|Artist||Claude Guillaumin [Edouard Guillaumin Pépin]|
|Published||L'Eclipse Journal Hebdomadaire, 22 Novembre 1868.|
|Dimensions||Image 315 x 290 mm, Sheet 480 x 323 mm|
A caricature of a 'Cocodette' or high ranking prostitute mocking Franz Joseph Gall's system and theories on phrenology from L'Eclipse Weekly Journal. The bust portrait shows the Cocodette lost in thought, her finger raised to her lips. Her wavy hair, partly up, is showing the various sections of the young woman's head, including 'religion', 'luxure', 'amour' and 'jaiousie'.
L'Éclipse was a French journal appearing from 1868 to 1876. L'Éclipse was a showcase for illustrators André Gill and Edouard Pepin, in which they drew caricatures of their illustrious contemporaries. Napoleon III disliked the portrait of him drawn by Gill in La Lune journal so much that in December 1867, the journal was censored. "La Lune will have to undergo an eclipse," an authority commented to Editor Francis Polo when the ban was instituted, unwittingly naming Polo's subsequent publication L'Eclipse, which made its first appearance on 9 August 1868. L'Éclipse would itself suffer from twenty-two seizures by the law. It consisted only of one page, due to government restrictions.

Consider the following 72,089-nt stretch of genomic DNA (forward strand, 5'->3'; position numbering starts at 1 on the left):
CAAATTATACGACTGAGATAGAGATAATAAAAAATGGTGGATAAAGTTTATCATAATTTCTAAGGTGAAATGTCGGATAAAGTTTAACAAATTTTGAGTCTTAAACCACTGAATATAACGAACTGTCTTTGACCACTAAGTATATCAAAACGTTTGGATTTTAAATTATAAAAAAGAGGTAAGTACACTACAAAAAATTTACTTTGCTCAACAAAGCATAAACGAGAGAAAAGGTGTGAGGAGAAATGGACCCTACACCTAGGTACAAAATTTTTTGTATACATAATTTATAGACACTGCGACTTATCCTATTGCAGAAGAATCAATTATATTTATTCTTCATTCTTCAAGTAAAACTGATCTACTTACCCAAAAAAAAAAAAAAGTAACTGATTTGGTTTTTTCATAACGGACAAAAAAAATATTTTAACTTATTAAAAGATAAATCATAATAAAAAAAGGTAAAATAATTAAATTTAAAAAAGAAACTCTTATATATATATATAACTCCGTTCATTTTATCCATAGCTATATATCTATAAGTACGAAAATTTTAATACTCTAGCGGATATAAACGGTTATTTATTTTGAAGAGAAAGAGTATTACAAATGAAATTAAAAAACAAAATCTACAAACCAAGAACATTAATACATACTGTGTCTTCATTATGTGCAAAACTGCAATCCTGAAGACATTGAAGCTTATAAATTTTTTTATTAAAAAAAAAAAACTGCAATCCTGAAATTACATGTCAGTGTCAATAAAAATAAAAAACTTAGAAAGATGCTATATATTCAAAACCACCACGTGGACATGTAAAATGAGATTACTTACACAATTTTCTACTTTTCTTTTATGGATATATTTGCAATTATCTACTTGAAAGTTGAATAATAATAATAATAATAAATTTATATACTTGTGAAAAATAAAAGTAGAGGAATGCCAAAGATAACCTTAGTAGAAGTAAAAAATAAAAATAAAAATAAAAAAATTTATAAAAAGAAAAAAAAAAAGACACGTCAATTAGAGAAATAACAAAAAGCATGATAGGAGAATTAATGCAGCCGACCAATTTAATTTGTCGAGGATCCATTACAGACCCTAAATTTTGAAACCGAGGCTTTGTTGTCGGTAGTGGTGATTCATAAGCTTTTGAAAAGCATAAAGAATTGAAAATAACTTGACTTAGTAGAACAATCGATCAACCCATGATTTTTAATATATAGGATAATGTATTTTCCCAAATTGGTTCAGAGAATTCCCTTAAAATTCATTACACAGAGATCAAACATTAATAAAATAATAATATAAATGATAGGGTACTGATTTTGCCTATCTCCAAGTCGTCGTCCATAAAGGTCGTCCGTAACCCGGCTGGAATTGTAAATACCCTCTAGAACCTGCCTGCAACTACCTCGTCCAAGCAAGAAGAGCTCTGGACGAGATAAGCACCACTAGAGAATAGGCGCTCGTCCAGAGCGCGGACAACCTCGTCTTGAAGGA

Claude Guillaumin (1842 - 1927) otherwise known as Edouard Guillaumin Pépin, was a French artist and caricaturist. He began his career as a caricaturist with magazine La Lune in the 1860s. He later also worked for other satirical magazines, such as L'Éclipse, Le Journal amusant, Le Grelot and La Rue. He made most of the cover illustrations for Le Grelot between 1876 and 1879. He subsequently became a regular artist for the new magazine Le Lampion de Berluron in 1879. Guillaumin became owner and editor of this satirical magazine two years later.
Condition: Journal title and text above and on verso, small tears to top and right sheet edge, small wormhole to left of ear. Framed in black box frame.